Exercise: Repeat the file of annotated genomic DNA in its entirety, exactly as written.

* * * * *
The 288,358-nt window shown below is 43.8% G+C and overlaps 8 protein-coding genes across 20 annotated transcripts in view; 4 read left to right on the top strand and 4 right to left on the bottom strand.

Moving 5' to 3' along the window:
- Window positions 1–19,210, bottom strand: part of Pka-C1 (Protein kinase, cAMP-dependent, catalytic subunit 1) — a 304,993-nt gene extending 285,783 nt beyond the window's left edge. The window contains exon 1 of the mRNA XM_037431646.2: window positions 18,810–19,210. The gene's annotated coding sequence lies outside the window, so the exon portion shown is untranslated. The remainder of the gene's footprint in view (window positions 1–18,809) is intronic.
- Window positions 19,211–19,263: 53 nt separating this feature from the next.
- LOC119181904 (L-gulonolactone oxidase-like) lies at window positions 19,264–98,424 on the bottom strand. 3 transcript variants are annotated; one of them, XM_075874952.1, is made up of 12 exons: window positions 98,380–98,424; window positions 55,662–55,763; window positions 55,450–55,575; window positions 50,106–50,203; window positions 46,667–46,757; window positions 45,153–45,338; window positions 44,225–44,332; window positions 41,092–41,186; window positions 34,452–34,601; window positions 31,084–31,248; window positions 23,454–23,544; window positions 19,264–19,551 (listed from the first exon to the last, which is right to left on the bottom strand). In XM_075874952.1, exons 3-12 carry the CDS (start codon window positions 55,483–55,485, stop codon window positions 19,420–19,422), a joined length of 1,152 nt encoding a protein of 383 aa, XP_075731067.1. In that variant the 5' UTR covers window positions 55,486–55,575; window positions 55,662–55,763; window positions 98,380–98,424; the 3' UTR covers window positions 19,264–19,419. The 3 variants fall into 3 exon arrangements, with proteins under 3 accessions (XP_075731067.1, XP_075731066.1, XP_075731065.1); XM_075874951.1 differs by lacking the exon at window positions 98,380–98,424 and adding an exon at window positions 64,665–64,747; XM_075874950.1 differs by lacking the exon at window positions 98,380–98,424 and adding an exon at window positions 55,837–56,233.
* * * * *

The 288,358-nt window shown below is 43.8% G+C and overlaps 8 protein-coding genes across 20 annotated transcripts in view; 4 read left to right on the top strand and 4 right to left on the bottom strand.

Moving 5' to 3' along the window:
- Window positions 1–19,210, bottom strand: part of Pka-C1 (Protein kinase, cAMP-dependent, catalytic subunit 1) — a 304,993-nt gene extending 285,783 nt beyond the window's left edge. The window contains exon 1 of the mRNA XM_037431646.2: window positions 18,810–19,210. The gene's annotated coding sequence lies outside the window, so the exon portion shown is untranslated. The remainder of the gene's footprint in view (window positions 1–18,809) is intronic.
- Window positions 19,211–19,263: 53 nt separating this feature from the next.
- LOC119181904 (L-gulonolactone oxidase-like) lies at window positions 19,264–98,424 on the bottom strand. 3 transcript variants are annotated; one of them, XM_075874952.1, is made up of 12 exons: window positions 98,380–98,424; window positions 55,662–55,763; window positions 55,450–55,575; window positions 50,106–50,203; window positions 46,667–46,757; window positions 45,153–45,338; window positions 44,225–44,332; window positions 41,092–41,186; window positions 34,452–34,601; window positions 31,084–31,248; window positions 23,454–23,544; window positions 19,264–19,551 (listed from the first exon to the last, which is right to left on the bottom strand). In XM_075874952.1, exons 3-12 carry the CDS (start codon window positions 55,483–55,485, stop codon window positions 19,420–19,422), a joined length of 1,152 nt encoding a protein of 383 aa, XP_075731067.1. In that variant the 5' UTR covers window positions 55,486–55,575; window positions 55,662–55,763; window positions 98,380–98,424; the 3' UTR covers window positions 19,264–19,419. The 3 variants fall into 3 exon arrangements, with proteins under 3 accessions (XP_075731067.1, XP_075731066.1, XP_075731065.1); XM_075874951.1 differs by lacking the exon at window positions 98,380–98,424 and adding an exon at window positions 64,665–64,747; XM_075874950.1 differs by lacking the exon at window positions 98,380–98,424 and adding an exon at window positions 55,837–56,233.